The state PCR record shows that Petitioner had been examined by Dr. Daniel P. Greenfield, before trial pursuant to a request by Petitioner's public defender at that time. In a report, dated July 30, 2001, [4] Dr. Greenfield opined that a diminished capacity defense was available to Petitioner based on Petitioner's background, history and reported drug use. However, the State provided a report from Dr. Marc Sageman, which stated with a high degree of medical probability that Petitioner was not suffering from any mental or psychotic disorder at the time of the crime, and that there was nothing suggestive in Petitioner's history to support a diagnosis of schizophrenia. Moreover, Dr. Sageman opined that Petitioner's drug use at the time was not sufficient to negate his specific intent to commit the crime for which he was charged. (ECF No. 19-4 - June 24, 2009 PCR Transcript at 21:1-22; RE-K.)

The PCR court remarked that, in order to pursue an intoxication defense, Petitioner had to show that his faculties "were so prostrated" that Petitioner "was incapable of forming the intent to commit the crime." ( Id., 22:1-2.) At the time of trial, however, Petitioner had been insistent that he not testify because he was concerned that his criminal history and drug use would be adversely considered by the jury. Indeed, as the PCR Court noted, Petitioner's concern was addressed by his counsel on the record at trial. ( Id., 22:14-24.)

Moreover, the PCR court found there was substantial evidence, mainly witness testimony, that refuted an intoxication defense. Specifically, the court stated:

... Numerous witnesses testified that the defendant stepped off the porch, went to his car and retrieved a handgun from the glove compartment. Witnesses testified the defendant then walked back toward the porch and began firing at the [sic] Deon Jackson and Antwan Jackson who were seated on the porch. The evidence at trial showed that the defendant was aware of his surroundings and walked from the porch to the car under his own volition. From all appearances he had time to form the necessary intent either before going outside, while on the porch, during his walk to the car or during his return to the porch; furthermore, there was no evidence that the defendant had been engaged in any drinking or drug use at the time of the incident or that an argument had preceded it.

( Id., 23:12-24:1.) Thus, the PCR court concluded that, based on these facts, trial counsel was not deficient in declining to pursue a diminished capacity defense. ( Id., 24:2-7.)

More significantly, the PCR court found that even if trial counsel had pursued a diminished capacity defense, Petitioner could not demonstrate that the trial outcome would not have been different. The court commented that Dr. Greenfield's report gave a conclusory or net opinion of schizophrenia that did not have substantial factual support. Indeed, Dr. Sageman's report stated that, at the time of Petitioner's evaluation by Dr. Greenfield, Petitioner was not suffering any mental disorder, nor did he display any symptoms of schizophrenia. Namely, Petitioner denied any delusions or hallucinations, he did not show any "disorganized speech or grossly disorganized behavior, " and he "did not have a negative affective symptom such as affective flattening, alogia or avolition, " which are the only symptoms of schizophrenia. The court further commented that there was nothing in Petitioner's background to suggest that he suffered from schizophrenia, and that his school records and numerous psychological evaluations failed to document any symptoms of schizophrenia. Petitioner himself denied mental distress and had not sought any mental health treatment before his arrest. ( Id., 24:7-25:25.)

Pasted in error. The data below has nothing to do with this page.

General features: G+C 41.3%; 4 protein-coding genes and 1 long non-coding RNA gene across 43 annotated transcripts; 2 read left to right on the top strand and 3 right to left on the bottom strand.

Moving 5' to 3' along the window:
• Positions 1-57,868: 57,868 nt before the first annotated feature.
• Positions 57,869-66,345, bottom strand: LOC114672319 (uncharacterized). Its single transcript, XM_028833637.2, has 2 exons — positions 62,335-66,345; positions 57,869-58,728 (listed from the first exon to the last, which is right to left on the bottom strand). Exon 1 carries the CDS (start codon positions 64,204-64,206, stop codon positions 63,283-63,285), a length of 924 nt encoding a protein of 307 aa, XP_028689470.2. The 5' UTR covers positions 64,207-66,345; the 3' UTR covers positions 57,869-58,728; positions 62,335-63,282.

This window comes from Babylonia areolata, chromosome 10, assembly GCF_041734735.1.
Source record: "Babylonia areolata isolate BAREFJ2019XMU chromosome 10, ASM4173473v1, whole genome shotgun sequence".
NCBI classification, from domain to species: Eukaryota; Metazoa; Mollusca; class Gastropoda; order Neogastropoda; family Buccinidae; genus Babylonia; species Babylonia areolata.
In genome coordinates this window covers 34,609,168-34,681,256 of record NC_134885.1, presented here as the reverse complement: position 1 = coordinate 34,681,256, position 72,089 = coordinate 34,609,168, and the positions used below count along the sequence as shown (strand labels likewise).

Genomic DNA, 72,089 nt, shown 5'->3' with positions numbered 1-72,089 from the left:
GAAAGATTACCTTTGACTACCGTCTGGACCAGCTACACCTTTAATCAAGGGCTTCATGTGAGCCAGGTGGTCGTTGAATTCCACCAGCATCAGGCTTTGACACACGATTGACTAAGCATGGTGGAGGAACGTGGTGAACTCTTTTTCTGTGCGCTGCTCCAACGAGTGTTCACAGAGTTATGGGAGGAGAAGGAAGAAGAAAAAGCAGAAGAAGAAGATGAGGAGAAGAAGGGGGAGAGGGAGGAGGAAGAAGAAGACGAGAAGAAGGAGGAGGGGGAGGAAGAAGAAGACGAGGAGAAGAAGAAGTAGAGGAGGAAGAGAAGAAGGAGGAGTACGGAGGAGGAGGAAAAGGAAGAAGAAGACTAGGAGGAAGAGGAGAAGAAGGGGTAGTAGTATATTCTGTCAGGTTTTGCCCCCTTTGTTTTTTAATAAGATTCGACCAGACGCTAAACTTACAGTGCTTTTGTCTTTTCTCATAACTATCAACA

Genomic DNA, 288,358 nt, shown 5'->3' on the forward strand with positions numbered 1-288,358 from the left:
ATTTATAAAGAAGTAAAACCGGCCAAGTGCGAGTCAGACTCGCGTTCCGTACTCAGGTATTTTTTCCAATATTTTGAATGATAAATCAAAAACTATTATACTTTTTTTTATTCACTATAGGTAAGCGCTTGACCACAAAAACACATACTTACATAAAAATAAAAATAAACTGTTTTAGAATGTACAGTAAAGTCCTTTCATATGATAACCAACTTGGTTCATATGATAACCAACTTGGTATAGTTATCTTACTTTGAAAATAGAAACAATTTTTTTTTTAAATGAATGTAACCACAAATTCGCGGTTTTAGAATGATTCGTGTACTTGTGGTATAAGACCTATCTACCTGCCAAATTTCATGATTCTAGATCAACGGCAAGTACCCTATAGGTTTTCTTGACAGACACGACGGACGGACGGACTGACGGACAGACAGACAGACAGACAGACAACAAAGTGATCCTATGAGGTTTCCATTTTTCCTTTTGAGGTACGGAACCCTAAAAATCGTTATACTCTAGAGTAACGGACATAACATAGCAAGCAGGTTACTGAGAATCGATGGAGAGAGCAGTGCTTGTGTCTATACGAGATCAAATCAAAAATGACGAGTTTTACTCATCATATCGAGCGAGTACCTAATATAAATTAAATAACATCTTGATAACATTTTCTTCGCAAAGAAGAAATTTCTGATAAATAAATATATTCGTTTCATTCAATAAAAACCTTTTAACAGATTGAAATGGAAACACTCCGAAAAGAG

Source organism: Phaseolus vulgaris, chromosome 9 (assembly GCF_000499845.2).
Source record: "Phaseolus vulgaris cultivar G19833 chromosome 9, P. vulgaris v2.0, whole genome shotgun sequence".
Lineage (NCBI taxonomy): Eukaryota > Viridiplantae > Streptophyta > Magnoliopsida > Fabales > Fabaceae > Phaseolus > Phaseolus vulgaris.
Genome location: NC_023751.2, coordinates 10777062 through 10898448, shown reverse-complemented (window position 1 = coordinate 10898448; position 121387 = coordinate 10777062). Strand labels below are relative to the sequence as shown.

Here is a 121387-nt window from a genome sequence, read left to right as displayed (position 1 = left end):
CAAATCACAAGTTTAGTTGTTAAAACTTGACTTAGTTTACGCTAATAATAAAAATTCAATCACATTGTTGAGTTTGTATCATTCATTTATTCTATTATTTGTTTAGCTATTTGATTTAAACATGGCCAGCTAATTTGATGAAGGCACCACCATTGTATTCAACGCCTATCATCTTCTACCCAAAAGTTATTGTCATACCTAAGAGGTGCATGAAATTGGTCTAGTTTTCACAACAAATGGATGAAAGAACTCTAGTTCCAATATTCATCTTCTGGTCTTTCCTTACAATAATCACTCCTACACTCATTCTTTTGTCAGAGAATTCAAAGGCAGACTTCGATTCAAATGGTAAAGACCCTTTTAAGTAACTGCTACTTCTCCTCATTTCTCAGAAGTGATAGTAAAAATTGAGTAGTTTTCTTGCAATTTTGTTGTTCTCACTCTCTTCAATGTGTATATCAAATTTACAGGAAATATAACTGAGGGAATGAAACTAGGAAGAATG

On appeal from denial of the PCR petition, the Appellate Division found that:

The record reflects sufficient reasons for trial counsel to forgo a diminished capacity defense. The expert report submitted on behalf of defendant, as the PCR judge found, provided an insufficient factual basis to support her opinion that defendant suffered from schizophrenia. Her report contained no findings that identified in defendant any of the symptoms of schizophrenia set forth in the DSM-IV.[5] The State's expert report noted that the symptoms of schizophrenia are reported in the DSM-IV and include "affective flattening, alogia and avolition" and nothing in defendant's school records or any of the prior multiple psychological evaluations reported schizophrenia. Further, both reports noted defendant's substance abuse, with the defense expert presupposing that defendant voluntarily ingested illegal narcotics on the evening of the shootings. Hence, defendant's diminished capacity theory would also include his history of substance abuse. Defense counsel expressed his and defendant's concern about "open[ing] up the door" as to drug usage. In electing not to testify, defense counsel represented to the court defendant's concern of not only exposing his prior criminal record to the jury but also his drug usage.